Stark Choices That Lead To Sustainability and Success

Frederick Jerant Executive Connection, Operations Leave a Comment

Kip Daniel, FAIA, LEED AP and Managing Director of The Beck Group, discusses the many instances in his career where he has had to make hard decisions and rely on his faith to carry him and his teams through

We’ve all heard the phrase “sink or swim.” Few of us are called upon to make that stark choice; fewer still could use it as a professional motto.

Kip Daniel, FAIA, LEED AP — Managing Director of The Beck Group, a full-service design and build firm with international reach – is among those few.

Birth of a career

A multi-faceted aptitude test in high school indicated strengths in math, science, structural logic and creative areas – a good combination for the study of architecture. After graduation, another aptitude test at Rice University paved his way into its architecture program – even though Daniel had taken no program-related courses in high school and had little idea of what architects actually did.

He received his B. A. in architecture in 1976 and his professional degree in 1978, both at Rice. Between degrees, he expected to work in a one-year preceptorship in Chicago – until the offer fell through due to the economy.

So he approached every architecture firm listed in the Houston Yellow Pages. Forty stops later, he discovered Urban Architecture – a two-person shop that had been open only six months. And they hired him.

He returned there after his second degree. Urban Architecture now had 18 employees and the Houston scene was booming. In 1981, the owners opened a branch in Dallas…and put him in charge. His lack of real-world experience and knowledge of business practices might have deterred others, but he dove in.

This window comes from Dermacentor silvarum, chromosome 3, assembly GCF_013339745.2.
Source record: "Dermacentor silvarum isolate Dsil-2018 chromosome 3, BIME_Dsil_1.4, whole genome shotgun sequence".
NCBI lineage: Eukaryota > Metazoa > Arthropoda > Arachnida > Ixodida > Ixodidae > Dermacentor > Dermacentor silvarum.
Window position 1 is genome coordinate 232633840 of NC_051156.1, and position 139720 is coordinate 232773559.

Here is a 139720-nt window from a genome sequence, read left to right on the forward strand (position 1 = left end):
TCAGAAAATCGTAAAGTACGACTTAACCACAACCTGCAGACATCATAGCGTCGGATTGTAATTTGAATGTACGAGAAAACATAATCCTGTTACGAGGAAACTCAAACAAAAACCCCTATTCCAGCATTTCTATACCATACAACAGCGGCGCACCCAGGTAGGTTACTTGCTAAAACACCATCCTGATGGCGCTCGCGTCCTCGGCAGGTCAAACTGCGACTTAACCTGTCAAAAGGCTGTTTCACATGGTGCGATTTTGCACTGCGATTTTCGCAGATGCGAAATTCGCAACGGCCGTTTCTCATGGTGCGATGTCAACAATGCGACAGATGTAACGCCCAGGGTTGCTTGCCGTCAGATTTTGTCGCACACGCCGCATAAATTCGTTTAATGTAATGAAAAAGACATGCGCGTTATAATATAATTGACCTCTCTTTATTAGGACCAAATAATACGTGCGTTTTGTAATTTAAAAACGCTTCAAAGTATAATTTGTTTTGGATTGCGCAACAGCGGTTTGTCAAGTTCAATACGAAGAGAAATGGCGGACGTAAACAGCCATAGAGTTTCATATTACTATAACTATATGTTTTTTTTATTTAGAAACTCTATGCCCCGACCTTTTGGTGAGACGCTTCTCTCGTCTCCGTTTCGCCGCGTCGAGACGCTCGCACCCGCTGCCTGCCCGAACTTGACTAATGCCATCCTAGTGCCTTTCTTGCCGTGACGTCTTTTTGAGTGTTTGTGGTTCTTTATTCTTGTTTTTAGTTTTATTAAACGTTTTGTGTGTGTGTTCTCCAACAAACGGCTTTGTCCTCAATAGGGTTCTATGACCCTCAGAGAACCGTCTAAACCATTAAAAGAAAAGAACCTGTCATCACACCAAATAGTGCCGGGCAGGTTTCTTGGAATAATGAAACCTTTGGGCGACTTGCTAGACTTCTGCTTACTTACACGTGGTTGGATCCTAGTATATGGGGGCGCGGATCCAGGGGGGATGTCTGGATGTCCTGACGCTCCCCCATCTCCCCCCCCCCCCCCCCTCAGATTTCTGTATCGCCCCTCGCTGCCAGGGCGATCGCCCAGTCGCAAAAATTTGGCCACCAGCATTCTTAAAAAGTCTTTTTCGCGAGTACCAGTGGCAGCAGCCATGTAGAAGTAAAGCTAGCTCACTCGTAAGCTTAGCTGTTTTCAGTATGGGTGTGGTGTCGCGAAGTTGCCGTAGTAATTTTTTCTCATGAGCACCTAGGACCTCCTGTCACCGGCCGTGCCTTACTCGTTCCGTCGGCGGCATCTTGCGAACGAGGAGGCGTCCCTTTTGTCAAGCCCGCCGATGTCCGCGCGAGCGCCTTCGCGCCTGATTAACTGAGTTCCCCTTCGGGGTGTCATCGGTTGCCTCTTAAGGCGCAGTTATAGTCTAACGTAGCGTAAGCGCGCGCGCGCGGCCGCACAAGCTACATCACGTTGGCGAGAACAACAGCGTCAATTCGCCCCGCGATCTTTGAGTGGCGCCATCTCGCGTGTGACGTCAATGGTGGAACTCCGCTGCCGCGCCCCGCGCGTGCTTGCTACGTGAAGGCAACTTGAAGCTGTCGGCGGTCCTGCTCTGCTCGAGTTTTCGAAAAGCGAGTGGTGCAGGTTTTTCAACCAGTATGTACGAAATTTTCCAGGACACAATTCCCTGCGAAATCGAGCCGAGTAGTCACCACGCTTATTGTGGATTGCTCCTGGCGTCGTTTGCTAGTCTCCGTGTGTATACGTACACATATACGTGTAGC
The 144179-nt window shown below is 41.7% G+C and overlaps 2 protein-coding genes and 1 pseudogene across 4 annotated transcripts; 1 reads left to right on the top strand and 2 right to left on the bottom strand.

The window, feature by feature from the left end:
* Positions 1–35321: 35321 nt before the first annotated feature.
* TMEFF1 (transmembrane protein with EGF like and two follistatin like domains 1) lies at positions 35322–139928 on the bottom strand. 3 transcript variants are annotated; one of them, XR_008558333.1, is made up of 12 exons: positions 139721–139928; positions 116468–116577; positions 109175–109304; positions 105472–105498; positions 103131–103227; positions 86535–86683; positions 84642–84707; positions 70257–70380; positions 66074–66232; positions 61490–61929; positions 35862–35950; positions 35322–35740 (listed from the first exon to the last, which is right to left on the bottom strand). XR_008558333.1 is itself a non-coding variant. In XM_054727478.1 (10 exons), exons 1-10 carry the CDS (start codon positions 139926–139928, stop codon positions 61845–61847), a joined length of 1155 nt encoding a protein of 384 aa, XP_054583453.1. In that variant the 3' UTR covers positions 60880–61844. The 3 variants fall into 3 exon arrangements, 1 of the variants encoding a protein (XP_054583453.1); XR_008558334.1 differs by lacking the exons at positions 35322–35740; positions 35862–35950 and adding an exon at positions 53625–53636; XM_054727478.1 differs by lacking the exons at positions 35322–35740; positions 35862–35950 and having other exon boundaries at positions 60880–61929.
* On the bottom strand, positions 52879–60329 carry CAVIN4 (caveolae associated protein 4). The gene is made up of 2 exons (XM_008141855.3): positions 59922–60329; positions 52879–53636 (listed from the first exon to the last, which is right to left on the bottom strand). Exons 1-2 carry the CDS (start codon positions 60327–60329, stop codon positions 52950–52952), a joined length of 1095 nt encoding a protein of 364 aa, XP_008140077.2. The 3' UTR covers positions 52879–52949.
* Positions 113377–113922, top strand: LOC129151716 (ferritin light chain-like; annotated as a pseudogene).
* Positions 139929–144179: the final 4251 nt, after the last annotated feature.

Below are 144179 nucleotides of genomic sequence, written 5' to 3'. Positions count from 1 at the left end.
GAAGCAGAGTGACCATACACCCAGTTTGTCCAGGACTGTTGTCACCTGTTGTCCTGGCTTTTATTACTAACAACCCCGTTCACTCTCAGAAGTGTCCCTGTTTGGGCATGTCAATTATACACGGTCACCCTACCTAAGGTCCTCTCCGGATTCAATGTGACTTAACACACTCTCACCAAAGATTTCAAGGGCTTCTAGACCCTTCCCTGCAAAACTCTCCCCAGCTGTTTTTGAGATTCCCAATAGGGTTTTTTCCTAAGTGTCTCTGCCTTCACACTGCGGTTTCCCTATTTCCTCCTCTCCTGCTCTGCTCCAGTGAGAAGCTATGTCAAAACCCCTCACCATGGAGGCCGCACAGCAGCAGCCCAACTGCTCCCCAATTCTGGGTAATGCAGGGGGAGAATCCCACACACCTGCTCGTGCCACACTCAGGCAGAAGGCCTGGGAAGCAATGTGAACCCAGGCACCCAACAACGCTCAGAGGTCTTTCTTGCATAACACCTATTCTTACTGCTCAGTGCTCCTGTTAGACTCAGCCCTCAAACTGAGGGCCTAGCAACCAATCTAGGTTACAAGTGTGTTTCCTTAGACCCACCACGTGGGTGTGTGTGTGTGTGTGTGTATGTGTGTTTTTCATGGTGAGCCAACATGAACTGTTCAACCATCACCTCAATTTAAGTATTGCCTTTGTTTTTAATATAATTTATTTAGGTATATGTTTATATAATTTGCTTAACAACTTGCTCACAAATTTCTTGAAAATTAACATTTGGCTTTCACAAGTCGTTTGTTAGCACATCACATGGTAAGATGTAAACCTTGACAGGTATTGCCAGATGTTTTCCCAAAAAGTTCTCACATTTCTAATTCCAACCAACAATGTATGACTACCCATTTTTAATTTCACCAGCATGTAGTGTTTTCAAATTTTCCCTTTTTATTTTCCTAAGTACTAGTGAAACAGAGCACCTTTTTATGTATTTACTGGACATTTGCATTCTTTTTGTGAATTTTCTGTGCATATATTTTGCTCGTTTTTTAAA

Into the deep end

In early 1982, the parent company was on the ropes. In December, the other shoe dropped. “I had just brought my wife and our new daughter home from the hospital, when I learned the firm was closing. I was really left out on a limb,” Daniel recalls.

So he jumped into the deep end. “I hadn’t developed much business myself, but I liked running my own show. I got a line of credit from my father, and bought the Dallas office of Urban Architecture.”

A key challenge was handling the company’s finances, staffing, direction and other activities. “My schooling was focused on design, not on running a business. But I also had a bad mindset at the beginning. I thought all other architects were ‘the competition,’ instead of people who could teach me,” Daniel says.

Books and seminars helped, but his membership in Vistage, an international corps of peer advisors from varied backgrounds, proved invaluable. “I realized that I could have jump-started my career simply by asking questions,” he says.